Building a series of highway overpasses can be a challenge for contractors at the best of times. But when soil conditions are far from ideal for supporting heavy infrastructure, it adds a new wrinkle to the project.
That’s the situation facing Pacific Gateway Constructors General Partnership, the consortium working on a $260-million Highway 91/17 upgrade project in Delta, B.C. The consortium is upgrading an interchange and building three new ones. Work began last spring, and the project is scheduled to be finished in fall 2022.
The project is located between two environmentally sensitive areas—the Fraser River and Burns Bog Nature Reserve—where the soil is composed of silt and sand. Because of the soil conditions, the consortium must use special techniques to consolidate and stabilize the soil in order to make the ground suitable to bear the weight of heavy columns for supporting the interchanges.
“The construction techniques being used reflect these conditions, which are typical of construction within the Fraser River Delta area, and here surface soil is primarily silt, sand and peat,” explains Jody Deane, executive project director for the upgrade with the B.C. Ministry of Transportation and Infrastructure.
Because of the soil conditions, three specific techniques have been employed to stabilize the soil at the sites. This involves preloading and surcharging, that is, placing fill material, such as sand, on the ground prior to construction to consolidate and compress the underlying soil. Up to 600,000 cubic metres or 240 Olympic-size swimming pools worth of sand will be used for pre-load and embankment work.
Stone columns will also be used below ground to further stabilize the soil. A vibrating probe is used to push layers or columns of gravel into the ground. The vibrations compact the soil and create a solid foundation. Roughly 2,000 stone columns of varying depths will be installed in the project area, primarily in sections where roadway connections to new highway bridges are being built.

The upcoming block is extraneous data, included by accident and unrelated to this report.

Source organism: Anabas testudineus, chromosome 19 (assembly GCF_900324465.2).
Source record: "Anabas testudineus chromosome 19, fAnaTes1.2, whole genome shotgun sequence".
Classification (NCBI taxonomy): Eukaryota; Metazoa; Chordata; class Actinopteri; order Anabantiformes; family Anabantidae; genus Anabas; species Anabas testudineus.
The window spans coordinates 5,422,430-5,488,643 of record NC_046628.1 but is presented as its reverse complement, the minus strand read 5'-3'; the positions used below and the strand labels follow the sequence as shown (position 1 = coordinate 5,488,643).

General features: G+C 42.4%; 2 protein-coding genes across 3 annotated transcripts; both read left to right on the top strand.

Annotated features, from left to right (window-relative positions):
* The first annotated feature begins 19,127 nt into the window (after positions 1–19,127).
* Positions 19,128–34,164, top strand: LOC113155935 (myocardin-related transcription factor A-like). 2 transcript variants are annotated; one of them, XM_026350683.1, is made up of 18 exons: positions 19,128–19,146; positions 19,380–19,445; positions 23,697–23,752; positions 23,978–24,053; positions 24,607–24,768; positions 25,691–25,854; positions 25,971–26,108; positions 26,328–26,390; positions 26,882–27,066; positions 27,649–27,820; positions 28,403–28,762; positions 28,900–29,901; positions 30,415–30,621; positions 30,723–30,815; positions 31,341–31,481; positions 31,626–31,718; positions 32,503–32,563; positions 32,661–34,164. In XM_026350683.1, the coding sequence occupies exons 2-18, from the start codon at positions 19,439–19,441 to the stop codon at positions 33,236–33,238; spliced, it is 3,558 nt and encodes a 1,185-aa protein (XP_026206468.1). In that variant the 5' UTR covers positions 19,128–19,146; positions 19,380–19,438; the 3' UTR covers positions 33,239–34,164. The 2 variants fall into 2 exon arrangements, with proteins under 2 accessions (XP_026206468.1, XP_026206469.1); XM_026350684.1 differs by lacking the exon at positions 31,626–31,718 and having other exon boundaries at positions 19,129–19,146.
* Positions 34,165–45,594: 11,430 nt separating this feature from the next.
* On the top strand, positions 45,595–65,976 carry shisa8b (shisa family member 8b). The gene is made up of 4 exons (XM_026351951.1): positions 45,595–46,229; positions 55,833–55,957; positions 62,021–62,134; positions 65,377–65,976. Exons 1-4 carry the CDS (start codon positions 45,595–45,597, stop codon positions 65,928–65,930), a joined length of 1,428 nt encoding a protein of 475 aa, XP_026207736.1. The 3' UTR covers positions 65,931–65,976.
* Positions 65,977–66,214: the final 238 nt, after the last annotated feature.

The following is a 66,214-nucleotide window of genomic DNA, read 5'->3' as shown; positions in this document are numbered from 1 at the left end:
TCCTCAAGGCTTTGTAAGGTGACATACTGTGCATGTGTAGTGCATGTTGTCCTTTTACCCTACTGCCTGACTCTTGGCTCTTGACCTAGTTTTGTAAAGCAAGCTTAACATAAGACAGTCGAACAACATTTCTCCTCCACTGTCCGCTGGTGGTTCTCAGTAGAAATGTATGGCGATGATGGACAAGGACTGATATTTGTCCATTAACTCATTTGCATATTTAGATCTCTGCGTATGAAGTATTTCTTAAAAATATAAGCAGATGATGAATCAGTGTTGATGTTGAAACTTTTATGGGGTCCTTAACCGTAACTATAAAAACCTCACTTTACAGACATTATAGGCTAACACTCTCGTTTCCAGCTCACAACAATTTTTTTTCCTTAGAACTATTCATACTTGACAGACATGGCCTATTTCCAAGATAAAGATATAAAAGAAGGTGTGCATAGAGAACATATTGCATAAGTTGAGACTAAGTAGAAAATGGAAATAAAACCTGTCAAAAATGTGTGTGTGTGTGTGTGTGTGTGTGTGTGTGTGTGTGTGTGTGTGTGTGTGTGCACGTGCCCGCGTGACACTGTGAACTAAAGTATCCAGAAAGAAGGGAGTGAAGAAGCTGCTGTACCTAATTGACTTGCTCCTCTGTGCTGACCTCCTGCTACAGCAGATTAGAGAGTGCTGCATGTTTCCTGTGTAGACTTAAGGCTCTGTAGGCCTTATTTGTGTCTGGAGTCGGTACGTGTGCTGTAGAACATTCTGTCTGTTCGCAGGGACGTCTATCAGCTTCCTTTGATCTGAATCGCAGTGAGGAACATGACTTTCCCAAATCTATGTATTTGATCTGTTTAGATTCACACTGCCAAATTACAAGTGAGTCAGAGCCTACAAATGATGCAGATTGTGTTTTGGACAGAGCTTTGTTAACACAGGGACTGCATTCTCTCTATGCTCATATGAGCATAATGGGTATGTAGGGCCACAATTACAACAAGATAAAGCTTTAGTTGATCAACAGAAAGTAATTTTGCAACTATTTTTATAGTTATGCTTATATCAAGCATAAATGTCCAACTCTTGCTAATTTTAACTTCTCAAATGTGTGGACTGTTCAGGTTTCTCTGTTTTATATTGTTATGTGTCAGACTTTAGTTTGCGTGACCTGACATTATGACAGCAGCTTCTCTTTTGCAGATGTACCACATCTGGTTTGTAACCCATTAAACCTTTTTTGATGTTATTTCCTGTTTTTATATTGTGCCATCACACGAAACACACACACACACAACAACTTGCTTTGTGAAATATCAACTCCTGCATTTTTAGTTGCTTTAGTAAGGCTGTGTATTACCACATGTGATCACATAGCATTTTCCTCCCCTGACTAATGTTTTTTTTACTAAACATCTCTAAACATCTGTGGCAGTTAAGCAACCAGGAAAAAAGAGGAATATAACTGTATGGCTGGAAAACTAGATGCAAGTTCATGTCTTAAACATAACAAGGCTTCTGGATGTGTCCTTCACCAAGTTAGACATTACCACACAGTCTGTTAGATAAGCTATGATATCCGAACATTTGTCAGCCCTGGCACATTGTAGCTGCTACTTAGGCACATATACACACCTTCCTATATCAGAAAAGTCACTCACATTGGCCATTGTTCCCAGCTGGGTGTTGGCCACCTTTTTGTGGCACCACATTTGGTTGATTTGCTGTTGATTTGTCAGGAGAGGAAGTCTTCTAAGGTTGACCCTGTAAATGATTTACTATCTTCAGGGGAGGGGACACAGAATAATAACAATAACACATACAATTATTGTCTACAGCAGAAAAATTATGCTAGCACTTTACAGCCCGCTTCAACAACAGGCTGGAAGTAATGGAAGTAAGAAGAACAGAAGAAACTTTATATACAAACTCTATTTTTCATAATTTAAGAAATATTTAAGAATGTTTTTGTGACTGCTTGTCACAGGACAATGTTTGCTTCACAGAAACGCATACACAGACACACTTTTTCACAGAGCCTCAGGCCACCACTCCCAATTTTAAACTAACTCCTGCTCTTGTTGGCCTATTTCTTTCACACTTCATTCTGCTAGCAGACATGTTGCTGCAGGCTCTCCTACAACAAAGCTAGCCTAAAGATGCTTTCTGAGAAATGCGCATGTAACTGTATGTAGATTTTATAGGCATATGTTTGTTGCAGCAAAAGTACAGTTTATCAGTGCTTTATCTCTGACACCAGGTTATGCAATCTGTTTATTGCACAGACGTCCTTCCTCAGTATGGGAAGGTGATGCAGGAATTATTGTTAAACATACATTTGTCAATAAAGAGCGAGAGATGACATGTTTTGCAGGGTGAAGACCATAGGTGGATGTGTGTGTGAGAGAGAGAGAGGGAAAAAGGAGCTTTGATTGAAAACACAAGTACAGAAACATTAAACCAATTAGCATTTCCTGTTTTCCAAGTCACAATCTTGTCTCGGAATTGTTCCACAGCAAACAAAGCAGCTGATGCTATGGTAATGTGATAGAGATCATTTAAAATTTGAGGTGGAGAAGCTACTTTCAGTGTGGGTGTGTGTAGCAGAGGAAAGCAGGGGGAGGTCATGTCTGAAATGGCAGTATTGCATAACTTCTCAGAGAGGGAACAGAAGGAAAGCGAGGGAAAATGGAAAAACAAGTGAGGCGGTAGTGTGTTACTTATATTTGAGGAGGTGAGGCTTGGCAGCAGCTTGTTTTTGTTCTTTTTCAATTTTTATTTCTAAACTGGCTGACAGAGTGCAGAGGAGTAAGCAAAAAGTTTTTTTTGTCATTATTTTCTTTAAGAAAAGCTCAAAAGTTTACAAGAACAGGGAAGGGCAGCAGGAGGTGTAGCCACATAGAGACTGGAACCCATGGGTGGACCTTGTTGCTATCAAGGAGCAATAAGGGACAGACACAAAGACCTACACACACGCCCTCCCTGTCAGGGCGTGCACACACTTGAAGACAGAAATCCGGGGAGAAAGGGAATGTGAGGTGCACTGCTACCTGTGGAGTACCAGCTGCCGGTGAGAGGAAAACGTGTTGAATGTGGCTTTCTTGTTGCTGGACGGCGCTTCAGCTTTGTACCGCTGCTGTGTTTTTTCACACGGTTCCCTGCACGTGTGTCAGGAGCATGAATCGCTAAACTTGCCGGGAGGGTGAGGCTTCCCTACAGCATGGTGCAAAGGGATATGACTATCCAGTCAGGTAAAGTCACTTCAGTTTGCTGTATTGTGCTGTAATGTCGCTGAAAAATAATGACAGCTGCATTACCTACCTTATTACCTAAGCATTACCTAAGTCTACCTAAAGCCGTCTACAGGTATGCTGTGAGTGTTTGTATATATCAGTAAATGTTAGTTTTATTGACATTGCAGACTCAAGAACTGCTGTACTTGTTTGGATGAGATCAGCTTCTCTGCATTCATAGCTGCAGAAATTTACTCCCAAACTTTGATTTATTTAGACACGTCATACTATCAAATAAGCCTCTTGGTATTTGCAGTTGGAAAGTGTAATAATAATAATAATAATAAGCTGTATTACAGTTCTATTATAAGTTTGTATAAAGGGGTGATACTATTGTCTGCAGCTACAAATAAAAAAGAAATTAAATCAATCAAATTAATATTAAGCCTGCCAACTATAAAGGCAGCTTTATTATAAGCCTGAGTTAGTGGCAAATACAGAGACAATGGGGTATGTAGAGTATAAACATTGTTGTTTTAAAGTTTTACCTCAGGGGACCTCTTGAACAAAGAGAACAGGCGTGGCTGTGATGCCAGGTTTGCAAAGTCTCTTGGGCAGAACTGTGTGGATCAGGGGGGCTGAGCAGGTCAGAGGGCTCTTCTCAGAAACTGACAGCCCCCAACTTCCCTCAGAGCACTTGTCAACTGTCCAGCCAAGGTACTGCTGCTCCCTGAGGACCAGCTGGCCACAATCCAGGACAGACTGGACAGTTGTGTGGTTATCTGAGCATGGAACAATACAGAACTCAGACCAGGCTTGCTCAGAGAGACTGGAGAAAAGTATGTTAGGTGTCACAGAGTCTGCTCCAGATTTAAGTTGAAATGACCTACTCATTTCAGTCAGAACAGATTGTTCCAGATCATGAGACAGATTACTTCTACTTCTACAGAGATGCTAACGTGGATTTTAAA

Concrete and steel piles, meanwhile, are being installed in areas where the ground can’t bear the weight of the structure without the possibility of the soil expanding, contracting or shifting. It’s anticipated that as many as 32 reinforced piles will be used in the construction of the bridges and overpasses, and 30 steel piles will be needed for highway overhead directional signage.
“Typically, a construction contractor will select which technique to use based on a number of factors, including ground conditions, loads, area accessibility, and the equipment available,” says Deane.
The consortium—consisting of Ledcor, Aecon and BEL Contracting—was awarded the design-build contract for the work in 2019. Presently, it is working on placing fill, construction embankments, installing the stone columns, and doing foundation and shaft drilling work for the construction of bridges and overpasses along the route. A small army of heavy equipment operators is on site, using excavators, earthmovers, compactors, cranes, sweepers and hydrovac trucks.
The project is designed to improve the operation of existing roads while making the routes safer and more efficient for local residents and commercial drivers. The fact it is an active highway complicated the matter more.
To keep traffic flowing, new roads, ramps and bridges are first built outside the existing highway. Once completed, vehicles are detoured onto the new alignments. The builder then modifies the existing highway roadway and opens it upon completion.
Maintaining the integrity of nearby Burns Bog adds another layer of complexity to the planning process. The nature reserve is a valuable natural space for local wildlife.
“The design-builder follows construction management plans based on best practices to avoid or minimize potential environmental impacts to Burns Bog, including air quality and dust control, soil erosion and sediment control, as well as protecting vegetation, wildlife and aquatic resources,” says Deane. “The design-builder has also obtained all necessary environmental permits for work in the area, which include obligations to protect and maintain adjacent environmental features.”
A number of techniques are being deployed to keep the bog safe during the construction period. For example, ditches on the project have been designed to drain stormwater away from the bog. Engineered berms will be constructed and planted adjacent to the bog to reduce the intrusion of non-bog water into the bog.
The transportation and infrastructure ministry is also monitoring the project during construction to ensure compliance with all environmental requirements and commitments.
“Post-construction monitoring will be undertaken to confirm the effectiveness of long-term environmental protection measures,” notes Deane.